This week I spent some time looking at different ways of interpreting adverts, and deciding whether I agreed with the maker’s intention, or whether it had the opposite or compromised effect. We can label these as ‘dominant’, ‘oppositional’ and ‘negotiated’ readings. On the forum I posted an example of each of these (in my opinion).
I had a couple of peer responses to my dominant reading of this advert:
I find this image of the carrot eye catching and beautiful in its simplicity. Orange against a white background is striking, and the text explains exactly what it’s advertising. The carrot punctum is the signifier. It signifies green living / ugly as a positive rather than a negative / conscientious living. Additionally, we know this to be true and is something that everyone can identify with.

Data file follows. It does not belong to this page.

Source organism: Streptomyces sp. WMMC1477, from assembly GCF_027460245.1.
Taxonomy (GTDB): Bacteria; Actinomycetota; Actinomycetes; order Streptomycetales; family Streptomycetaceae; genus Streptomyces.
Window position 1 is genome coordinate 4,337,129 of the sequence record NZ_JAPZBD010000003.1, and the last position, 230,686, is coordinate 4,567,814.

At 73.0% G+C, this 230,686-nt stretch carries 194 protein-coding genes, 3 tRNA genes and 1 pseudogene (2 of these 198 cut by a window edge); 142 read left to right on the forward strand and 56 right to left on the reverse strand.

The responses I received were in agreement with my reading, and referenced the use of text. A helpful quote was included:
“The caption permits me to focus not only on my gaze, but also my understanding”(Barthes: Image, Music, Text 1977, P39)
This advert, posted by a peer again as a dominant reading, makes me feel a little uncomfortable. The way the hands are hooked onto the hand rail remind me of a butcher’s shop. I’m sure this is intentional, the strap line ‘whose hand are you holding?’ makes the viewer question what we see / what we don’t know. Whatever the intention of the picture was, the viewer will remember the product. Barthes (1977) talked about the unity of an image (or in our case, photo) lying with the reader (viewer) rather than its creator.